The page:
Thursday, March 14, 2013

Meet Sevdha, Dancer, Musician, and Visual Artist

Sevdha ("Sev," "Seva," "Sevy") is a professional dance artist (especially known for belly dance and Bollywood dancing) and also a musician and artist (graphic artist, painter, and more). She is from Jamaica and was recognized as Miss Jamaica IC 2012. Sevdha has performed all over the United States and internationally. She has received a lot of press for appearing on America's Got Talent with a story of "nerd to belly dancer." Sevdha has also directed a group affectionately known as the "geek belly dancers" who would do anime/video game-related performances at conventions across the U.S. Visit Sevhda's website for more details on this multi-talented artist.

1. As you were growing up, what forms of artistic expression became important to you?

If I were to pinpoint the one form of artistic expression that was of most importance in my younger days, it would have to be the violin.

Back then, particularly in my preteen years, I was associated with playing the violin as much as I am associated with dancing today. The violin was my solace during those typical trying times of teenagedom, and I'd admit to have been pretty darn good at it!

2. What styles of dance have influenced your work as a dancer, and what are some elements that distinguish your work from that of other dancers/choreographers?

Indian, and Indo-Caribbean dance styles have influenced my work greatly, so much so that I've created a style that I refer to as "Chutney-fusion bellydancing," which is a nod to my Indo-Caribbean roots. Others include hip hop & pop n' locking, Moroccan Guedra, traditional Japanese dance (NihonBuyo), and more. My group and I were also the only group to specialize in performing belly dance to fan-requested video-game and anime music (and sometimes incorporating cosplay) at conventions all over the nation.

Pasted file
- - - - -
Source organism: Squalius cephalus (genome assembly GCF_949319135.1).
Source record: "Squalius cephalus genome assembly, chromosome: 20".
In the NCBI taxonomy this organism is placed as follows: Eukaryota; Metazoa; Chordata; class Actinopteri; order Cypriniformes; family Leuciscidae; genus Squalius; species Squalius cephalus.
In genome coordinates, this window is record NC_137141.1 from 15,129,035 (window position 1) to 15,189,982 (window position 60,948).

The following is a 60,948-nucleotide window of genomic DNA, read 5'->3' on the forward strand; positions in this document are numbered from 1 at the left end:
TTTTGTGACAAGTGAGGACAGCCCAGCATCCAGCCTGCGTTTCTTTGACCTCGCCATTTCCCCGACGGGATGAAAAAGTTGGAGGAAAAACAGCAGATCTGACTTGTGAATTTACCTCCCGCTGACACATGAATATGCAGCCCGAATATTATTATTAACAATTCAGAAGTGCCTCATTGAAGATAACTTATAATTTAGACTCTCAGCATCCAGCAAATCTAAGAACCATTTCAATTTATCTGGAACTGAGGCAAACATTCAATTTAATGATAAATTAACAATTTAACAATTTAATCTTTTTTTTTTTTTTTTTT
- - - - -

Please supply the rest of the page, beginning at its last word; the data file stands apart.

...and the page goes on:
3. Could you talk a little bit about your work as a musician and how your knowledge of music informs your other projects?

I started working with music production far before it became a necessity for me to edit my own music for dance performances. When I was a young teen, I'd compose what I'd refer to as modern Classical music that I'd then make into midis. Shortly after, when I started dancing, I began to teach myself how to remix the music that I'd perform to, and eventually started making music altogether. This knowledge is terribly useful, as I'm in constant need of editing/creating music for my performances and other artistic endevors.

4. What have you been working on most recently in terms of your visual artwork?

Recently, I've been working on traditional animation--an extremely taxing pursuit, I'd be the first to admit. Other than that, I have been practicing my usual semi-realistic art style, and I've also been working on fantasy photo manipulations along with designing laptop and video game covers.

5. As an artist who works in different modes, from dance to music to art, do you find that your different projects often intersect, or are they sometimes very separate from each other?


All modes of art in my case are oftentimes interconnected. For example, my music influences my dance and vice-versa. I also find that it is easier to think up melodies when I am drawing.

On that note, we have a weekly web show in progress that will also serve to make use of our different modes of artistic abilities (and by we, I am referring to my absolutely talented and awesome dance partner, Ilia, and our quirky cast of friends and entertainers). In it, we'll be taking audience requests to perform on-the-spot belly dancing to anything but traditional belly dancing music. Techno, rock, even Classical... you name it.

Thanks, Sevdha!

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